While the NHL's rinks were shrouded in darkness, an 'audacious idea' was coming to light in the minds of two CBC producers.
Viewers will finally get to see the fruits of 30 months of labour guided by Mark Starowicz and Susan Dando this Sunday, when Episode 1 of Hockey: A People's History hits the airwaves at 8 p.m.
The 10-part series is being presented over five consecutive Sundays (two episodes air each week). The ambitious, high-end production -- it's been shot entirely in high-definition format -- traces the origins of hockey (which go back farther than most of us know) all the way to the modern day. It's a project that Starowicz, the mastermind behind the acclaimed Canada: A People's History, and Dando first conceived and began to bring to life during the NHL lockout season of 2004-05.
"We were looking for a single hour to do about hockey," said Dando. "But when we were brainstorming one day, we came out with the audacious idea of trying to do (a history) of hockey, because it hasn't been done before."
Since few books exist detailing early hockey history, hundreds of hours of painstaking research were required.
"We thought we'd swallowed a whale at some times," said Starowicz with a chuckle. "There was only a couple of books that came even close to being a history of hockey, but they're not complete. We didn't realize how much work there was to be done, and we didn't expect to be first to a lot of stories."
Who knew, for example, that drawings of what looked like a hockey faceoff existed during ancient Egyptian times? (even if, as narrator Paul Gross points out in Episode 1, the 'players' were "buck naked.").
There's even proof women's hockey existed near the beginning of the game's origins. The daughter of Lord Stanley, the Governor-General who donated the most famed trophy in sports, played in the first women's game on Rideau Hall's ice rink. His two sons were part of a team called the Rideau Rebels that barnstormed across the land.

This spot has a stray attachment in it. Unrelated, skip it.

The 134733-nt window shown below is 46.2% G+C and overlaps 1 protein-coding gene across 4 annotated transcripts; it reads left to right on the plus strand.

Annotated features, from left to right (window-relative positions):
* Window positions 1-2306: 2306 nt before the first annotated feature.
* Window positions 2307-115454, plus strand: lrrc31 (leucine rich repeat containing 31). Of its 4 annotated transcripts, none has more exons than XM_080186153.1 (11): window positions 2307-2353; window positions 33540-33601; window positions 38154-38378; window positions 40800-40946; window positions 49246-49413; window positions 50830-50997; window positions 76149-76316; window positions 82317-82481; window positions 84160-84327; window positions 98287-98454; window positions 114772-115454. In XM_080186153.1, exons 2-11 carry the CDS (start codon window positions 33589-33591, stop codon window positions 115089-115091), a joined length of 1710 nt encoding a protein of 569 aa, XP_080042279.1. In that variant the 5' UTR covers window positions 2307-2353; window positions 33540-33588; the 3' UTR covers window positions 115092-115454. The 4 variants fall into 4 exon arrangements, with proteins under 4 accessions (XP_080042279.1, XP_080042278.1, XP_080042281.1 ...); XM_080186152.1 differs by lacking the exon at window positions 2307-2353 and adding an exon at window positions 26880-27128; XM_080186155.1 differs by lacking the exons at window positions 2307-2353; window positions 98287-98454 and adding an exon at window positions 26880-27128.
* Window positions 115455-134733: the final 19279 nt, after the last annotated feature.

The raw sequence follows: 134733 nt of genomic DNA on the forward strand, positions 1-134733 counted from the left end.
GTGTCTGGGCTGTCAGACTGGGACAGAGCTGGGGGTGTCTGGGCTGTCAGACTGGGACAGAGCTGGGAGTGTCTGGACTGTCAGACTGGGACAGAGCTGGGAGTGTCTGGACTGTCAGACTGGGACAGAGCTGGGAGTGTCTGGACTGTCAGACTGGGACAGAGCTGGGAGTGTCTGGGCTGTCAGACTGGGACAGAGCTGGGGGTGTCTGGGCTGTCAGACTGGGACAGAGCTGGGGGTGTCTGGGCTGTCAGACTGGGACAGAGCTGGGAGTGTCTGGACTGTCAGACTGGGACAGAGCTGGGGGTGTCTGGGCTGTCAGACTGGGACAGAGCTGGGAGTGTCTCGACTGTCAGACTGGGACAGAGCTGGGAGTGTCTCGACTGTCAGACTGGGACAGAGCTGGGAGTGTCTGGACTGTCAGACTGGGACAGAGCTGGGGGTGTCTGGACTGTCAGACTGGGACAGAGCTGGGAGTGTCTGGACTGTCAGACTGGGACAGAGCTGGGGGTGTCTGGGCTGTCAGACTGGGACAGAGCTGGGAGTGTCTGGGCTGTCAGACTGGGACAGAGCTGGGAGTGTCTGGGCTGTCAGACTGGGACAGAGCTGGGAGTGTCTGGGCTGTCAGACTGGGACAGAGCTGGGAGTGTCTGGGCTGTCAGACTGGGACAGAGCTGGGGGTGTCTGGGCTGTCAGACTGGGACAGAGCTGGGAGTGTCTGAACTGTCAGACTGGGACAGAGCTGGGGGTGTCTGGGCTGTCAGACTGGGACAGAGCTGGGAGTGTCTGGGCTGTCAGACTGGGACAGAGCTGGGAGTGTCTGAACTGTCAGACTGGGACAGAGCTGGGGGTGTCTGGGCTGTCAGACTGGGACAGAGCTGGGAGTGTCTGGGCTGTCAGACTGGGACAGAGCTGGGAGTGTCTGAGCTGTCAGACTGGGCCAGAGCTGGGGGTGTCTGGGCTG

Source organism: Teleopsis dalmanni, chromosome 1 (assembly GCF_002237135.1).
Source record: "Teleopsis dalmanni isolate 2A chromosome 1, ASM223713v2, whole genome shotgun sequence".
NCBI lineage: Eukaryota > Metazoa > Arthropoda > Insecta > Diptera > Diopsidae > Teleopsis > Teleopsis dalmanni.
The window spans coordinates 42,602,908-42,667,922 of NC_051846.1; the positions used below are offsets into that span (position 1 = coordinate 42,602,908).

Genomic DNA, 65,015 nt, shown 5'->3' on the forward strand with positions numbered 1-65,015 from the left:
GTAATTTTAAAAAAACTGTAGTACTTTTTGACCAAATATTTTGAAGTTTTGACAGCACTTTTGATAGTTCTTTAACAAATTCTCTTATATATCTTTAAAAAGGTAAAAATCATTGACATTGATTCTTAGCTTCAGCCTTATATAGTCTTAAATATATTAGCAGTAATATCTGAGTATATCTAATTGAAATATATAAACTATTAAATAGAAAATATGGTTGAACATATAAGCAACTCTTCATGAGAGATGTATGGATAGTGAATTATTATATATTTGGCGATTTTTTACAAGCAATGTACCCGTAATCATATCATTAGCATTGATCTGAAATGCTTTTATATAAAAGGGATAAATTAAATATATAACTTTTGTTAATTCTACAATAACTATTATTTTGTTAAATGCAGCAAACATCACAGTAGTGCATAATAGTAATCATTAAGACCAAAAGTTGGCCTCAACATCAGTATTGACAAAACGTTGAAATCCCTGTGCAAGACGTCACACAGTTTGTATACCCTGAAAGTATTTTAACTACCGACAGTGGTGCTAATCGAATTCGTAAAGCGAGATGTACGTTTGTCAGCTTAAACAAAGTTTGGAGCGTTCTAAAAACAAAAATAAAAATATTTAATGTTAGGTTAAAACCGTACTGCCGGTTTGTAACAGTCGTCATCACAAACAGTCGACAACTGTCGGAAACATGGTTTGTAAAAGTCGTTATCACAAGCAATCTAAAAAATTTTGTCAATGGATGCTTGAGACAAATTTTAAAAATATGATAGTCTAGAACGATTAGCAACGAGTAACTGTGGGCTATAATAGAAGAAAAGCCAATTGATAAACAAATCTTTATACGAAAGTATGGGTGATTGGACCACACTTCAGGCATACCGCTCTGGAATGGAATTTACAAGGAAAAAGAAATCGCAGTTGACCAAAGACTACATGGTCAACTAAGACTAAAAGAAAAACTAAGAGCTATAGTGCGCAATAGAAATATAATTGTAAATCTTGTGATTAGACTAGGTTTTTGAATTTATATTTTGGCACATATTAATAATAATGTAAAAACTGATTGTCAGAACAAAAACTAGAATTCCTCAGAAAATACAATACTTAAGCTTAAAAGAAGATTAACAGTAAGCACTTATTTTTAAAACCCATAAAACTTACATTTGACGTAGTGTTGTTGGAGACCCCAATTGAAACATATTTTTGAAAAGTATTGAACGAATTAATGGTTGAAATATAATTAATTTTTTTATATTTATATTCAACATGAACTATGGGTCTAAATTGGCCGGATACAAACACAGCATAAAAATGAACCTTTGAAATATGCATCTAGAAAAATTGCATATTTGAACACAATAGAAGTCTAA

It's one of several 'Ottawa stories' you'll see in Episode 1, including the now legendary tale of the Dawson City Nuggets' cross-country trek to wrest the Stanley Cup away from the mighty Ottawa Silver Seven .
"Ottawa was probably the hockey capital in the earliest days," said Starowicz.
The docu-drama melds archival footage with the sort of period re-enactments that marked Canada: A People's History. Scattered throughout are commentary by 'philosophers' such as Wayne Gretzky, Ron MacLean, Don Cherry, Ken Dryden and an assortment of historians.
What comes through, perhaps more loudly than anything, is that Canada and hockey have shared parallel histories, almost from the beginning.
"(Hockey is) a national dialogue," said Starowicz. "It transcends French and English, it transcends region, it transcends class.
"There's not a corner of Canada where hockey isn't a vibrant part of community life ... you start up conversation anywhere with someone about hockey, and they'll talk to you like they've known you for 50 years. It is the collective language of the country. It's actually beyond language."
Added Dando: "Hockey was born around the same time as Canada, as a country, came into existence. The two grew up together ... (the series) is a wonderful way of looking at how our country has developed, and how hockey matched that in many ways."
Two companion books will be released in about three weeks, with a DVD set also available next month. You'll find a wealth of additional material at www.cbc.ca/hockeyhistory.